On October 26, 1911, The Dartmouth proclaimed:
Freshman caps will henceforth add a touch of the picturesque and a deeper hue to Dartmouth's campus. The custom just initiated is worthy of continuing down the long years of the history of the College until it becomes a tradition as fixed and revered as the traditions that cluster about the old pine or the senior fence.
It is curious how few years are required to establish a new custom and to give it all the authority of a habit handed down from antiquity. Four years hence, when all the classes now present in College have graduated, the freshman cap will have become a permanent feature of Dartmouth undergraduate life, and the ordinary student will associate its origin with the Indians, Eleazar Wheelock, the "Dartmouth Song," and the founding of the College.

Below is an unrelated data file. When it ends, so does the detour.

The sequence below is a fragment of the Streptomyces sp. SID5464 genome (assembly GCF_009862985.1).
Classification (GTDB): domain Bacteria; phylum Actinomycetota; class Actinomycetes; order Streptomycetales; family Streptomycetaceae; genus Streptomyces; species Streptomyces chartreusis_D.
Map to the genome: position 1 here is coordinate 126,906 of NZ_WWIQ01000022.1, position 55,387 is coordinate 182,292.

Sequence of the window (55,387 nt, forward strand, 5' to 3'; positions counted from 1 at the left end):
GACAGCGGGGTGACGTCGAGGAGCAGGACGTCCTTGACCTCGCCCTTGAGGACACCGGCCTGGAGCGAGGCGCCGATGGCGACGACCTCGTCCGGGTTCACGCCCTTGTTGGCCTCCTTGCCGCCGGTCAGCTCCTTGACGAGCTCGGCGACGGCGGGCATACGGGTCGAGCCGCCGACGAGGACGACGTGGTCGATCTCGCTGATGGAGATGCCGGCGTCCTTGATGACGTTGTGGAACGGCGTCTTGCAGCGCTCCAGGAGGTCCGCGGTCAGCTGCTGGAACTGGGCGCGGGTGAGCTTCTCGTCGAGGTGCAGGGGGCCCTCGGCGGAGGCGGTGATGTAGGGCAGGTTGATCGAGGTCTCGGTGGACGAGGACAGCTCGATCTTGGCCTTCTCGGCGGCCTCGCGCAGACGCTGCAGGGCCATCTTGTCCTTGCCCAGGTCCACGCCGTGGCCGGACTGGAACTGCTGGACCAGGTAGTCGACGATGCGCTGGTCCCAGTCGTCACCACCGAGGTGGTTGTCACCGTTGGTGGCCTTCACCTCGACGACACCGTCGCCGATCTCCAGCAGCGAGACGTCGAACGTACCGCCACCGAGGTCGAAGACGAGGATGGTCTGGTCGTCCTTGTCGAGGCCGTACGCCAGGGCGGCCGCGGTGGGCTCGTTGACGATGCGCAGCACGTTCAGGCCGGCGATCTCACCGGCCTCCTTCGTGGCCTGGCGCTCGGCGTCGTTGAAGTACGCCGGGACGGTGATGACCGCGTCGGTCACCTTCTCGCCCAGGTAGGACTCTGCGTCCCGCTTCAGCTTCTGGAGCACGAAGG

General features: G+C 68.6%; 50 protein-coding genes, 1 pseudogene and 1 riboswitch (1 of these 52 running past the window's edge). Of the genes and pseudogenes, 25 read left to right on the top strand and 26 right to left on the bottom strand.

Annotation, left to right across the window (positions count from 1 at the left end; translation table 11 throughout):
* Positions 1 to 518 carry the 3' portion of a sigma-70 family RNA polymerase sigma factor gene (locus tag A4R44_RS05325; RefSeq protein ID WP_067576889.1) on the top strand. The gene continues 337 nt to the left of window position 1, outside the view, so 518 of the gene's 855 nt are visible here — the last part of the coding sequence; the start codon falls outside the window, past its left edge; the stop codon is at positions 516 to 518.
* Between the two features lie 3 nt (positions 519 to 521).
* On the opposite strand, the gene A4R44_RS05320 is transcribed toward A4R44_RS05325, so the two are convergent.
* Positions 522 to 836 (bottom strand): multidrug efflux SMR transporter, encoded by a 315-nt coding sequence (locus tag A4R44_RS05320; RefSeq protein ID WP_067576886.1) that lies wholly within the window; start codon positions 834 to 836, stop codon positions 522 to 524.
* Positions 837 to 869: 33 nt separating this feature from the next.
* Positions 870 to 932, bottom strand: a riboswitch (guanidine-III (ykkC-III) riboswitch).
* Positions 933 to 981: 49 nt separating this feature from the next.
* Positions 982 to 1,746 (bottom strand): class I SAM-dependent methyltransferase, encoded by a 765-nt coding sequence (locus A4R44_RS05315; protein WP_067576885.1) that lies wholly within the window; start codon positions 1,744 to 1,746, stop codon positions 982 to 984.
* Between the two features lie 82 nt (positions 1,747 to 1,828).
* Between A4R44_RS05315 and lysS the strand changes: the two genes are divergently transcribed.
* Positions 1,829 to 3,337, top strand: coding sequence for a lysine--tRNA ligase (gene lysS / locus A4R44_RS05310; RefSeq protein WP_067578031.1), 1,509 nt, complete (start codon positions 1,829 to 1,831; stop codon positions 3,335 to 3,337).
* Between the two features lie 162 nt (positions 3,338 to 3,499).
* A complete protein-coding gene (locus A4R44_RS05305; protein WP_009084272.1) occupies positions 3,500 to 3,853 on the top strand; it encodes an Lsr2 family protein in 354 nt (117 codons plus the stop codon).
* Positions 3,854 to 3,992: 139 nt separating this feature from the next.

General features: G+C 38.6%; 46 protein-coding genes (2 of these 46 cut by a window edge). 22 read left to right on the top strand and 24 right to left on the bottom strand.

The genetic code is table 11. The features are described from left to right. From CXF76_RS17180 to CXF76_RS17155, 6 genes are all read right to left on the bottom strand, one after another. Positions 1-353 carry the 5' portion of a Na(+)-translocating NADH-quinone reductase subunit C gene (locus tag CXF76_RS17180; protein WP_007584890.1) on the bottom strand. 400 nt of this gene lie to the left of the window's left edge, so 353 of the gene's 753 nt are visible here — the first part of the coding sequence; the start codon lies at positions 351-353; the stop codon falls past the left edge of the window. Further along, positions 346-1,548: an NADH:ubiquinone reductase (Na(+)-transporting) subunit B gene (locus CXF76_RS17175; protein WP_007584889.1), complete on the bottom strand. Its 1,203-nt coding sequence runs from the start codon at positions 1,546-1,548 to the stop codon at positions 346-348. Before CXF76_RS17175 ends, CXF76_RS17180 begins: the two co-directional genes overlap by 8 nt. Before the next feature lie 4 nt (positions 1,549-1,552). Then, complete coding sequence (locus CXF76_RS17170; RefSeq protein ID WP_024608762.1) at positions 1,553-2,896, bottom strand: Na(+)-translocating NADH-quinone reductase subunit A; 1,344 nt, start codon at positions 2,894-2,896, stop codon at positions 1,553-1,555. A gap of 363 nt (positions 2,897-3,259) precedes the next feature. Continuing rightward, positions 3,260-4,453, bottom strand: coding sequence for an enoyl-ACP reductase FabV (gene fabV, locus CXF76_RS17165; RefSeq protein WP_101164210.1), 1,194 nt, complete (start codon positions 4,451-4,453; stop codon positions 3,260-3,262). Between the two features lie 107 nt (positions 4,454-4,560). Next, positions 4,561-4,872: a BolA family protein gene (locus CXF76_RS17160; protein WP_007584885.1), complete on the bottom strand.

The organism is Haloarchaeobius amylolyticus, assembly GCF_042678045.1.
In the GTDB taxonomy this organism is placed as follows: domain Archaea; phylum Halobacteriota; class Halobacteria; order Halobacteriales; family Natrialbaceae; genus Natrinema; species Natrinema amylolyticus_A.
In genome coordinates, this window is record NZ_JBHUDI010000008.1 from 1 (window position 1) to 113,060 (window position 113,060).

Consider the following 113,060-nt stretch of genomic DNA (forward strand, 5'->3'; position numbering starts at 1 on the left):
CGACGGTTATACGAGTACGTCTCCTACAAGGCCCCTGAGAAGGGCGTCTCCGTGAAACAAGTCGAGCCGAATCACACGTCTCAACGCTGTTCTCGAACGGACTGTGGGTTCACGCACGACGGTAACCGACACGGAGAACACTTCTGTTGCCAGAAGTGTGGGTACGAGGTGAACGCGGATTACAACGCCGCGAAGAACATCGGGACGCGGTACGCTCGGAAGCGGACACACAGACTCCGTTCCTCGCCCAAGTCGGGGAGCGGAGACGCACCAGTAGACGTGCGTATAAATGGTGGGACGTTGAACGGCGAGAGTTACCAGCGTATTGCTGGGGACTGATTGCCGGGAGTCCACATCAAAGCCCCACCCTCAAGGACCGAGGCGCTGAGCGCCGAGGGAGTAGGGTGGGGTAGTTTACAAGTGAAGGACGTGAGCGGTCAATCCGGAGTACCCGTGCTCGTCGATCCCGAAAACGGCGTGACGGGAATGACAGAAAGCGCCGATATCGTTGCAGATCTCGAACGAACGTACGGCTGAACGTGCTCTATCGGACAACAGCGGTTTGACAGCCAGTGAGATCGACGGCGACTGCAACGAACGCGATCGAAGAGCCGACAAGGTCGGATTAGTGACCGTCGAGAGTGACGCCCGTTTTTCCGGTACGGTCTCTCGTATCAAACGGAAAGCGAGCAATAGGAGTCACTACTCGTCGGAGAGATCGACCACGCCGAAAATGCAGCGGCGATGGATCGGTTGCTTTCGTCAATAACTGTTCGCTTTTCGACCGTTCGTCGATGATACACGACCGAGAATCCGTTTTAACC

In actuality, the freshman cap tradition lasted not quite sixty years. The style of cap, or beanie, changed somewhat over the years, as did the consequences of not wearing it. In the 1950s a Dartmouth Night tug-of-war with the sophomore class determined whether freshmen could stop wearing the caps or had to keep wearing them until mid-November. The class of 1973 was the last class, as far as we know, to wear the beanies.
Ask for Realia 93 to examine our collection of distinctive headgear.